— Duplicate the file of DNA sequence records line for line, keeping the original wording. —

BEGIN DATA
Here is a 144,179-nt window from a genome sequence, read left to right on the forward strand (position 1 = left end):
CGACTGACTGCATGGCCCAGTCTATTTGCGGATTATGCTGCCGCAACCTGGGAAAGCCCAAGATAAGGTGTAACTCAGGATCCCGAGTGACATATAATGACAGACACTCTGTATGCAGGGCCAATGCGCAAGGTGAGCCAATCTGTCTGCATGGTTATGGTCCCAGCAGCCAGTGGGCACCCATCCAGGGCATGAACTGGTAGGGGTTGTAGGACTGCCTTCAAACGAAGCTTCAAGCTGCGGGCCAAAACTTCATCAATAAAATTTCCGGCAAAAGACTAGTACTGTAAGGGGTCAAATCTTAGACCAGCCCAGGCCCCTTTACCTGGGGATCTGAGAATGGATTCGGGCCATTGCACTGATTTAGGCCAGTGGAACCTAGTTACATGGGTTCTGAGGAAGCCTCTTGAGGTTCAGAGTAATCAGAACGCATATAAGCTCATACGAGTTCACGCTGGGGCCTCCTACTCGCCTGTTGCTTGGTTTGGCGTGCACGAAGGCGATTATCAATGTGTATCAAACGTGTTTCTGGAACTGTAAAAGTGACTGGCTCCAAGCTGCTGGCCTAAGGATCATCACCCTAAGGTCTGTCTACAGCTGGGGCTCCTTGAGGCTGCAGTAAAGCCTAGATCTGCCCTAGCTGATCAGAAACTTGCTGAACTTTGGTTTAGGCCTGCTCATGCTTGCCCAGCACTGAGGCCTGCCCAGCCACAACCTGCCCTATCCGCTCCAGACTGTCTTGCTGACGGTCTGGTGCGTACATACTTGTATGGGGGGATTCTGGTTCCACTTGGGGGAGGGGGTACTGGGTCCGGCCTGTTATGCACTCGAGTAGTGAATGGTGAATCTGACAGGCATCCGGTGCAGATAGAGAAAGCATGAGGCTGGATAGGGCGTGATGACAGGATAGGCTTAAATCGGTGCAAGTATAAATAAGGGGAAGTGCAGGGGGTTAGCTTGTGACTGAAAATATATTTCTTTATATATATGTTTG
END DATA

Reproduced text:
Here is a 144,179-nt window from a genome sequence, read left to right on the forward strand (position 1 = left end):
CGACTGACTGCATGGCCCAGTCTATTTGCGGATTATGCTGCCGCAACCTGGGAAAGCCCAAGATAAGGTGTAACTCAGGATCCCGAGTGACATATAATGACAGACACTCTGTATGCAGGGCCAATGCGCAAGGTGAGCCAATCTGTCTGCATGGTTATGGTCCCAGCAGCCAGTGGGCACCCATCCAGGGCATGAACTGGTAGGGGTTGTAGGACTGCCTTCAAACGAAGCTTCAAGCTGCGGGCCAAAACTTCATCAATAAAATTTCCGGCAAAAGACTAGTACTGTAAGGGGTCAAATCTTAGACCAGCCCAGGCCCCTTTACCTGGGGATCTGAGAATGGATTCGGGCCATTGCACTGATTTAGGCCAGTGGAACCTAGTTACATGGGTTCTGAGGAAGCCTCTTGAGGTTCAGAGTAATCAGAACGCATATAAGCTCATACGAGTTCACGCTGGGGCCTCCTACTCGCCTGTTGCTTGGTTTGGCGTGCACGAAGGCGATTATCAATGTGTATCAAACGTGTTTCTGGAACTGTAAAAGTGACTGGCTCCAAGCTGCTGGCCTAAGGATCATCACCCTAAGGTCTGTCTACAGCTGGGGCTCCTTGAGGCTGCAGTAAAGCCTAGATCTGCCCTAGCTGATCAGAAACTTGCTGAACTTTGGTTTAGGCCTGCTCATGCTTGCCCAGCACTGAGGCCTGCCCAGCCACAACCTGCCCTATCCGCTCCAGACTGTCTTGCTGACGGTCTGGTGCGTACATACTTGTATGGGGGGATTCTGGTTCCACTTGGGGGAGGGGGTACTGGGTCCGGCCTGTTATGCACTCGAGTAGTGAATGGTGAATCTGACAGGCATCCGGTGCAGATAGAGAAAGCATGAGGCTGGATAGGGCGTGATGACAGGATAGGCTTAAATCGGTGCAAGTATAAATAAGGGGAAGTGCAGGGGGTTAGCTTGTGACTGAAAATATATTTCTTTATATATATGTTTG